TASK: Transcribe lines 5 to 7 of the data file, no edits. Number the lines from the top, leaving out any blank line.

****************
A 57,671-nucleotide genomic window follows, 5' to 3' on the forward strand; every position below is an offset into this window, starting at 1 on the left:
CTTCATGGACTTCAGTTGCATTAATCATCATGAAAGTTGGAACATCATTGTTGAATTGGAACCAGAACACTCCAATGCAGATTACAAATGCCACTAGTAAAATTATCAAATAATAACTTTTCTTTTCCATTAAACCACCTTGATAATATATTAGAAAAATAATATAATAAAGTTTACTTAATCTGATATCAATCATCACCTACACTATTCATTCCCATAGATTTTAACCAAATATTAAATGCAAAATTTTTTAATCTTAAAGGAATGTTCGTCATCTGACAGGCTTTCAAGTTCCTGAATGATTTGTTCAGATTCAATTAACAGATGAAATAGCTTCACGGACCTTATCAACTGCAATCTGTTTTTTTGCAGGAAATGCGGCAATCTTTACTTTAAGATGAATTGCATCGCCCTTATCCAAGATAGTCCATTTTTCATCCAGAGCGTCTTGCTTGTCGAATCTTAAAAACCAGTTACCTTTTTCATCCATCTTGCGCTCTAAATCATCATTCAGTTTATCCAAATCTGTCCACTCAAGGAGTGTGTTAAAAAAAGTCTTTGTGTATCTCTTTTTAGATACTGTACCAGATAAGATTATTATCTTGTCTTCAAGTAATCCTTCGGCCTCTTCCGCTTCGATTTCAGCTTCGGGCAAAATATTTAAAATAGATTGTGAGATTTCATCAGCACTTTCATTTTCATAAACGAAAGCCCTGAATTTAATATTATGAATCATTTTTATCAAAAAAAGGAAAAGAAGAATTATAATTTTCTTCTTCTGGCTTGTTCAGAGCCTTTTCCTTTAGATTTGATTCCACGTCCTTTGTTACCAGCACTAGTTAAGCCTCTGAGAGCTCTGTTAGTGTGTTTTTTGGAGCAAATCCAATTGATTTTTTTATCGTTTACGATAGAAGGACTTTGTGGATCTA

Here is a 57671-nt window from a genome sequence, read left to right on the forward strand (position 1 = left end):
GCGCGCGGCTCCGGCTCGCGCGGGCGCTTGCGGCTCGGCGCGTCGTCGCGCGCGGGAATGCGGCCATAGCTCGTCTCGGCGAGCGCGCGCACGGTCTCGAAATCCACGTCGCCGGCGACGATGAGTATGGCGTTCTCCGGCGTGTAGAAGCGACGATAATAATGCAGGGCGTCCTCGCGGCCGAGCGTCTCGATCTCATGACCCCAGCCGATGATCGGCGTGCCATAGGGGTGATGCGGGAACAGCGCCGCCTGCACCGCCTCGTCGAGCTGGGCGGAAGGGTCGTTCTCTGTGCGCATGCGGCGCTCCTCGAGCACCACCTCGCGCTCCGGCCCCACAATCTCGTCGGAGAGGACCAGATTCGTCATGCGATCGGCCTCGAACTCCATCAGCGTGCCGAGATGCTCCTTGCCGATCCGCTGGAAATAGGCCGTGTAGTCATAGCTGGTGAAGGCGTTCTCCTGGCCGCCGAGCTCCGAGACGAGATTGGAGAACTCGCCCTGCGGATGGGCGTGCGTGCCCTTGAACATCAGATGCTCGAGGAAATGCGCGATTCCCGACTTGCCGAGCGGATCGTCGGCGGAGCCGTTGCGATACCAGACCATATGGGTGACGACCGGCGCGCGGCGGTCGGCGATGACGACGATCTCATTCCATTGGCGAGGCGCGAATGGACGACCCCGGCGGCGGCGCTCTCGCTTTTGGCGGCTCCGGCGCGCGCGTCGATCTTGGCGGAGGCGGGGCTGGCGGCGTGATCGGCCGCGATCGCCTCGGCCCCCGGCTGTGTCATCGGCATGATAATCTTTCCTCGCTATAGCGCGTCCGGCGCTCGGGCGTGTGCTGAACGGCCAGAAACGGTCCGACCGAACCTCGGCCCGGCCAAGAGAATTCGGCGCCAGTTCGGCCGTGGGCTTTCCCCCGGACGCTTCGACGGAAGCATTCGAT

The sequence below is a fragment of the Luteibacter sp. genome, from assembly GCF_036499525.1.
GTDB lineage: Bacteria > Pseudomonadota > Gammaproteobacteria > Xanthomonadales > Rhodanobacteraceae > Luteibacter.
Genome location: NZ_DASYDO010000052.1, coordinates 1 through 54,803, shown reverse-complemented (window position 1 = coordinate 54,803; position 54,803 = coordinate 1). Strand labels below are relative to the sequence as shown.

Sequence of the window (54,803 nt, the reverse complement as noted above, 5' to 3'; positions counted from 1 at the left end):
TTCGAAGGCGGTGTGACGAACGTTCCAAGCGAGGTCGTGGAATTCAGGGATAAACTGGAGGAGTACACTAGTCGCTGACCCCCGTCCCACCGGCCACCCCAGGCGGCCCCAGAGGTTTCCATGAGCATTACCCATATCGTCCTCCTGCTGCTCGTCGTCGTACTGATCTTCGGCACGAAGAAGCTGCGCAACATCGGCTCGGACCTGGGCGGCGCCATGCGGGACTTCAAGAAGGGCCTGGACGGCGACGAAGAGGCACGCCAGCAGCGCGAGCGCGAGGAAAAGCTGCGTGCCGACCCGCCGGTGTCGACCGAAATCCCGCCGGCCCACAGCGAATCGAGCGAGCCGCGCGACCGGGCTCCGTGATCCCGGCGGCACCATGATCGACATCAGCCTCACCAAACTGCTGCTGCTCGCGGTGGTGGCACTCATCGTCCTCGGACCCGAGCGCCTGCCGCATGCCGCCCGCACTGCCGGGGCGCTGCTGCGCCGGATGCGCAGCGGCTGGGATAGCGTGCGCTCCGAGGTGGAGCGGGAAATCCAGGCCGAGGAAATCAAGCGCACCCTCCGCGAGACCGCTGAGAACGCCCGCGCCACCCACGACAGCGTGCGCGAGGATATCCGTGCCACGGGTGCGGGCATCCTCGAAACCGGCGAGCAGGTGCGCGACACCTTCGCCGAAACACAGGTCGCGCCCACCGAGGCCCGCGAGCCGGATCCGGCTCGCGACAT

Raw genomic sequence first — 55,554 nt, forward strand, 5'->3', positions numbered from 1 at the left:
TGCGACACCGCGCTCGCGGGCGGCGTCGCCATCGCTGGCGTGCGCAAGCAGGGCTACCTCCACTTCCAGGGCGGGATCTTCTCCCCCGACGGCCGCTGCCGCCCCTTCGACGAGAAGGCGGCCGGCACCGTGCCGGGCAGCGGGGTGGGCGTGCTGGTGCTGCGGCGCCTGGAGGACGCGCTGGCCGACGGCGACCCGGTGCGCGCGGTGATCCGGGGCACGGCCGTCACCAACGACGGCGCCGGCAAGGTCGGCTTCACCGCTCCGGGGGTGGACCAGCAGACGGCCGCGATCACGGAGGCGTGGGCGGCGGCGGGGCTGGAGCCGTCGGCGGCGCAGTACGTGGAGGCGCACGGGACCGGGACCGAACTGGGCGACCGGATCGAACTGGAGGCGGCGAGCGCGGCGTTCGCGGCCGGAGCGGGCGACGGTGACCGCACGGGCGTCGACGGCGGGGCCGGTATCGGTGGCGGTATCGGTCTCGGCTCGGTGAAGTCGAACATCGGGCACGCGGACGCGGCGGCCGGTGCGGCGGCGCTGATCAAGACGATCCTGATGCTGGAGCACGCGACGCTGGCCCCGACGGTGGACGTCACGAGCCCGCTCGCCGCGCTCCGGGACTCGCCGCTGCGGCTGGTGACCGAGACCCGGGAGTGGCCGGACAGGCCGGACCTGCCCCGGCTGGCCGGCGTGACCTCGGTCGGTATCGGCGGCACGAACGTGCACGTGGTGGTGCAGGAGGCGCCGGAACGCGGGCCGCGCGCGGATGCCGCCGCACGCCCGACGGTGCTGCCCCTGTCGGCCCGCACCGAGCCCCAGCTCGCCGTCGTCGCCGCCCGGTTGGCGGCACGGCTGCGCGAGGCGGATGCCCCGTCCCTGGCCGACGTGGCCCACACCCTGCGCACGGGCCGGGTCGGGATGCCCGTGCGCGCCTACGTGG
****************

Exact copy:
The sequence below is a fragment of the Luteibacter sp. genome, from assembly GCF_036499525.1.
GTDB lineage: Bacteria > Pseudomonadota > Gammaproteobacteria > Xanthomonadales > Rhodanobacteraceae > Luteibacter.
Genome location: NZ_DASYDO010000052.1, coordinates 1 through 54,803, shown reverse-complemented (window position 1 = coordinate 54,803; position 54,803 = coordinate 1). Strand labels below are relative to the sequence as shown.